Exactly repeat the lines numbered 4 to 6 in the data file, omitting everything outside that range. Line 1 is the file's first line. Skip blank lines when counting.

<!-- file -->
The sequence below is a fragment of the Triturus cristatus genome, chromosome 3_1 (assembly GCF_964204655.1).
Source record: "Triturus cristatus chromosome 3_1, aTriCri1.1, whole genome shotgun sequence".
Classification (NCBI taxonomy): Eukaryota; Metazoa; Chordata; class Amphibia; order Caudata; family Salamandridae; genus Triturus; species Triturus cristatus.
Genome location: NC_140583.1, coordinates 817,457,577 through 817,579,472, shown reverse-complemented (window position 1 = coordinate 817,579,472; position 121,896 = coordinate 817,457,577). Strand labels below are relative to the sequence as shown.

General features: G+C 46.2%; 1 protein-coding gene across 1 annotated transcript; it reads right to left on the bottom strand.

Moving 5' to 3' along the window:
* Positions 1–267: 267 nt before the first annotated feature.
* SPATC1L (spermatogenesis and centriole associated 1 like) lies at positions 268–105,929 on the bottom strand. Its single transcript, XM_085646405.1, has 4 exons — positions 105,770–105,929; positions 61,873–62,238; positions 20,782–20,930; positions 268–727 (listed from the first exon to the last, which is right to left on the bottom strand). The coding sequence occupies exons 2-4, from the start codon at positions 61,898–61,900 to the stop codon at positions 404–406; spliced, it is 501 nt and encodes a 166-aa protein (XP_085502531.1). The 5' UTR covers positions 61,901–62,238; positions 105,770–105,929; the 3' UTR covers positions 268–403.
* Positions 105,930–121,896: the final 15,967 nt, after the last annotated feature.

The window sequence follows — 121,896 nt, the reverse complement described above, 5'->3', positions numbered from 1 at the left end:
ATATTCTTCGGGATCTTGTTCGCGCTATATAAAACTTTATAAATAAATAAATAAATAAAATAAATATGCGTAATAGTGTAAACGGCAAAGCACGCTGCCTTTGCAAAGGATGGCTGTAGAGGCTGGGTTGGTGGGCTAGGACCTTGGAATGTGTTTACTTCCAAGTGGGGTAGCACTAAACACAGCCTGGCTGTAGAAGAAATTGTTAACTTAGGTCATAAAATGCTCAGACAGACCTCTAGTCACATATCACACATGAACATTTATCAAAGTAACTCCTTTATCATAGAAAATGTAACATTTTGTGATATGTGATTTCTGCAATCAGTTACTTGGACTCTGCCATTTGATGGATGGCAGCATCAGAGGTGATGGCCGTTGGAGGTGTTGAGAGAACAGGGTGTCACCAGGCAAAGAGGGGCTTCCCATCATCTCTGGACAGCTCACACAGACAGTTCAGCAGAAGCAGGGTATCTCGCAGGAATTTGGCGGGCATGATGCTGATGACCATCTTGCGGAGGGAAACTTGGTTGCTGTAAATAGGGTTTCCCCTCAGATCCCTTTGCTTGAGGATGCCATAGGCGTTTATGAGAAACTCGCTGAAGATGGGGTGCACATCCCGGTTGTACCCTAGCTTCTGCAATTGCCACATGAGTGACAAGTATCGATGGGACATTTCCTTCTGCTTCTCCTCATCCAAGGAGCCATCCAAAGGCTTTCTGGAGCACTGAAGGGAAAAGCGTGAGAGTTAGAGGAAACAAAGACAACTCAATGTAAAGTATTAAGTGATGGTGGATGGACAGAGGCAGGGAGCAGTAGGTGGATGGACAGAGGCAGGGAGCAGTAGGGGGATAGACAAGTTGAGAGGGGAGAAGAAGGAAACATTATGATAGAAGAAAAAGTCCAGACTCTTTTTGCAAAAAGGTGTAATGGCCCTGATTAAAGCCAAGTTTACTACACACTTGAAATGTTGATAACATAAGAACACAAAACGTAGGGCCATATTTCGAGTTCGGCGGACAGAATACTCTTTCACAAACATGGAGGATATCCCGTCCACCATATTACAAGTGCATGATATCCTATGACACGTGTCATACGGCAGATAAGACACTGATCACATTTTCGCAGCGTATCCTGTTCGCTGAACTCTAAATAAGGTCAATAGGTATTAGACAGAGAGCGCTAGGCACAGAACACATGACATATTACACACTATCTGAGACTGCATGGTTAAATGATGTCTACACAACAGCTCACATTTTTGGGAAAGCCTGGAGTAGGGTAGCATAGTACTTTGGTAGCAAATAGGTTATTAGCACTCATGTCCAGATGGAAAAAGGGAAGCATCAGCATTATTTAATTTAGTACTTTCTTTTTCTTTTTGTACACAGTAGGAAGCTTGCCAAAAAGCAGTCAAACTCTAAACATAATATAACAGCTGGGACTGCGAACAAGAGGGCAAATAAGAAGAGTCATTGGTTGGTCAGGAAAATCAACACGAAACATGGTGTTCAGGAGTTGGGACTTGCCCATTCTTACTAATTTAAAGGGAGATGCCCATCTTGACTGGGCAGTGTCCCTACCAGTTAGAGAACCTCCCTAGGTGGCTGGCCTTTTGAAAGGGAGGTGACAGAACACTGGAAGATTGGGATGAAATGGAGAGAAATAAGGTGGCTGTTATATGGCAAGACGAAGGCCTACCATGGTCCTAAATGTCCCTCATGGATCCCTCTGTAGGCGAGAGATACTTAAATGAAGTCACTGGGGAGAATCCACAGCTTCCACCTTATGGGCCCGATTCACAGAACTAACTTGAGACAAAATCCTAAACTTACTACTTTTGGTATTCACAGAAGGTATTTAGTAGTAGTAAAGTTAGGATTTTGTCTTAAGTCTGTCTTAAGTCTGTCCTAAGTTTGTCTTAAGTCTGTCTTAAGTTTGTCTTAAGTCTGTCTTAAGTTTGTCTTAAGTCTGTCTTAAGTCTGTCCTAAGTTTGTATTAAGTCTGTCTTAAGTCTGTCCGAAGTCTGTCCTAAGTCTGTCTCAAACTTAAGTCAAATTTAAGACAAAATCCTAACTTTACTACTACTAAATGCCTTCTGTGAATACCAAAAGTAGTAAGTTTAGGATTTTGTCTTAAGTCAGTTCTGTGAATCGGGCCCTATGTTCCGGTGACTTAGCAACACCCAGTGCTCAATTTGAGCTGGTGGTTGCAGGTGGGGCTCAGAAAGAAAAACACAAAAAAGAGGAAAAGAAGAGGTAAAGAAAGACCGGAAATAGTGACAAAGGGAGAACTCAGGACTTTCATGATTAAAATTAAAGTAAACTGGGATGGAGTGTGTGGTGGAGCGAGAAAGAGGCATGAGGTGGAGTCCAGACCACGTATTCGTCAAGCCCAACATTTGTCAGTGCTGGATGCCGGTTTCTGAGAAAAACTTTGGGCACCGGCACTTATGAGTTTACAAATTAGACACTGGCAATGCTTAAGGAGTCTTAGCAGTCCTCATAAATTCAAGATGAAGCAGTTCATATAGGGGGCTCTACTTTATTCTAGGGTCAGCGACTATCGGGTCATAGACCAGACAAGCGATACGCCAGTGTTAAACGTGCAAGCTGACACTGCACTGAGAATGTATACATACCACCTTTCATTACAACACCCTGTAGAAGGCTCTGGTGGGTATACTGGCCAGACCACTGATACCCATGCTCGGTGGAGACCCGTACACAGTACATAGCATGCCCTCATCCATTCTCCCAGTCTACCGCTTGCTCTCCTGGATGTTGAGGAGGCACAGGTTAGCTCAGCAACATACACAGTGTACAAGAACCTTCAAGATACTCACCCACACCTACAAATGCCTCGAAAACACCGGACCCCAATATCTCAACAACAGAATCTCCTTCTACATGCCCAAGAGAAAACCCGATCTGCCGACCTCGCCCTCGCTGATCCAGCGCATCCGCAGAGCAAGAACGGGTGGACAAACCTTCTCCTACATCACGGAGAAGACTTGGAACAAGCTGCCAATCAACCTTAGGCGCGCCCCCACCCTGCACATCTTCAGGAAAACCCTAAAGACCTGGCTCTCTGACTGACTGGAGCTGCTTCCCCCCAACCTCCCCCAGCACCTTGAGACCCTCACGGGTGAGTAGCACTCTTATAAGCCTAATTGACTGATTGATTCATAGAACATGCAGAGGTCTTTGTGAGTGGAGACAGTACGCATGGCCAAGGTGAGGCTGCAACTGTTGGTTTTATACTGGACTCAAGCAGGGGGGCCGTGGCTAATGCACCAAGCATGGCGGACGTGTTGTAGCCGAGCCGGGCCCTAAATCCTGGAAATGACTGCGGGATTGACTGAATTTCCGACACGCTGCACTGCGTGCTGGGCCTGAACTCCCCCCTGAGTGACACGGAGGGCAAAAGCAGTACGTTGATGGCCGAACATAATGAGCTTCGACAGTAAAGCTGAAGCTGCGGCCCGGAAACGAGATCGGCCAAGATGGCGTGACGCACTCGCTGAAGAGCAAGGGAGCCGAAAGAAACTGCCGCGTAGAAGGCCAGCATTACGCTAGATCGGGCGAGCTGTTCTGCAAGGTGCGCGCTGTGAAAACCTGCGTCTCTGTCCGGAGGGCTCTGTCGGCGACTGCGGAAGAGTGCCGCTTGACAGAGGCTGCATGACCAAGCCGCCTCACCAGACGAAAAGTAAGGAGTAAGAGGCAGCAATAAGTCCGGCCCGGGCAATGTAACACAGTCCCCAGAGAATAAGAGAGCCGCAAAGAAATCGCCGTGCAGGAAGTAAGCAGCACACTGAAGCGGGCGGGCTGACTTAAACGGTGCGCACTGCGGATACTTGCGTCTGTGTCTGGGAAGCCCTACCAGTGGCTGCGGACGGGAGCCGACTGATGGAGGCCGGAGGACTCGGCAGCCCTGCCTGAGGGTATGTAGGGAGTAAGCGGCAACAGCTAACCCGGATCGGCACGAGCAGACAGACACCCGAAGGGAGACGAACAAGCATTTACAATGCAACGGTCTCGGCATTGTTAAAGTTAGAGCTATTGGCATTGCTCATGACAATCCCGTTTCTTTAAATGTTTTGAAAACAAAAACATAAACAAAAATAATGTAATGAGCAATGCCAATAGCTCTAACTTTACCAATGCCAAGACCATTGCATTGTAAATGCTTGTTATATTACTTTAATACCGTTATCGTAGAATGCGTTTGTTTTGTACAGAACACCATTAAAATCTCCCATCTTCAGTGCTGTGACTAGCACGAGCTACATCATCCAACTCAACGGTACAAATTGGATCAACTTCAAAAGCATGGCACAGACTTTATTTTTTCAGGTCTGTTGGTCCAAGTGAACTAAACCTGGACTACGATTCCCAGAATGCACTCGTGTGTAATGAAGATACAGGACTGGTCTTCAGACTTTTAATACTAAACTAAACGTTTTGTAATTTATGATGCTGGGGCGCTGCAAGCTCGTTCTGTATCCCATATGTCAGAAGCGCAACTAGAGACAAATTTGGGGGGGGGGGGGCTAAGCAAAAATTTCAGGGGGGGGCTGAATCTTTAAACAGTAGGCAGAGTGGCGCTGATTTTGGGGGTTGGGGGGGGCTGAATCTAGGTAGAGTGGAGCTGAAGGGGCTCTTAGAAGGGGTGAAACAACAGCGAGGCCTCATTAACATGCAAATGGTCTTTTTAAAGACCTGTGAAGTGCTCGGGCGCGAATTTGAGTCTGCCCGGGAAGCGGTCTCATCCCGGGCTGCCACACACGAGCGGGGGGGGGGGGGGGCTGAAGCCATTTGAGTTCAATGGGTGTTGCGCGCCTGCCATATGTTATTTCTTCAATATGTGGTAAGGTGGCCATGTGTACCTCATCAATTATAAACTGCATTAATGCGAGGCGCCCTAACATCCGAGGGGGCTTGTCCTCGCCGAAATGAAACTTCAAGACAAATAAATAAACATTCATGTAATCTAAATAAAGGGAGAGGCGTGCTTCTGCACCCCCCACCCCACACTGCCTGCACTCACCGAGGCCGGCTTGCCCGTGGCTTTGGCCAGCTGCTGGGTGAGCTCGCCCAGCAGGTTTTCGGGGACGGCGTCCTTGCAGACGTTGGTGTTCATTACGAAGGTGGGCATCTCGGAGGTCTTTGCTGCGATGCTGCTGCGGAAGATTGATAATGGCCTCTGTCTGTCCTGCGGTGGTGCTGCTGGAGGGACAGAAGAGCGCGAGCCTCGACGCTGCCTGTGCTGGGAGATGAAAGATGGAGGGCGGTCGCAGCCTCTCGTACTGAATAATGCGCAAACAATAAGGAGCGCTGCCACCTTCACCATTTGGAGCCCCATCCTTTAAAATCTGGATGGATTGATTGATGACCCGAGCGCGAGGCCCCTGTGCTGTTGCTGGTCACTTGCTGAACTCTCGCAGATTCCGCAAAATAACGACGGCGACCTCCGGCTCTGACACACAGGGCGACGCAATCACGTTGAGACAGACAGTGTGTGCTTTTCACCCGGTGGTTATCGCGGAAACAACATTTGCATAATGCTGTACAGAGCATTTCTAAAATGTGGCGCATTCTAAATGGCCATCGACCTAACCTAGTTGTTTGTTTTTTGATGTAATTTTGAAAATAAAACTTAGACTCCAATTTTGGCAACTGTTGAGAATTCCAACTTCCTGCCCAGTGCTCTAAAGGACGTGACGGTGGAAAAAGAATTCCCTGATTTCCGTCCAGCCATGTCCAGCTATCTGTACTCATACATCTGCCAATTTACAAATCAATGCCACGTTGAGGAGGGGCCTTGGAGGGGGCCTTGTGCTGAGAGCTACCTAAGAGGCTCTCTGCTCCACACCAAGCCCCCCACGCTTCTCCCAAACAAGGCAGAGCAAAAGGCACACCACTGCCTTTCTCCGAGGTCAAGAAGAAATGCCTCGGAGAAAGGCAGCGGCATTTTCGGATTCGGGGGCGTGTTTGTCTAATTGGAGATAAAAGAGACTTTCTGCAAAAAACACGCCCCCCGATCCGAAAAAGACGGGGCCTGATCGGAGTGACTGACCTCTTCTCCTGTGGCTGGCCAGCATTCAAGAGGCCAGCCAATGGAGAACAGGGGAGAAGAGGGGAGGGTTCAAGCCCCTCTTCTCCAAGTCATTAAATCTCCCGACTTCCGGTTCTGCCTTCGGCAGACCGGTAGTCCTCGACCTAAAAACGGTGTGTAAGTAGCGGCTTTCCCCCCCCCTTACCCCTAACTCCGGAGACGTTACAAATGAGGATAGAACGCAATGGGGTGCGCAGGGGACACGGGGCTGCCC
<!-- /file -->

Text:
Genome location: NC_140583.1, coordinates 817,457,577 through 817,579,472, shown reverse-complemented (window position 1 = coordinate 817,579,472; position 121,896 = coordinate 817,457,577). Strand labels below are relative to the sequence as shown.

General features: G+C 46.2%; 1 protein-coding gene across 1 annotated transcript; it reads right to left on the bottom strand.

Moving 5' to 3' along the window: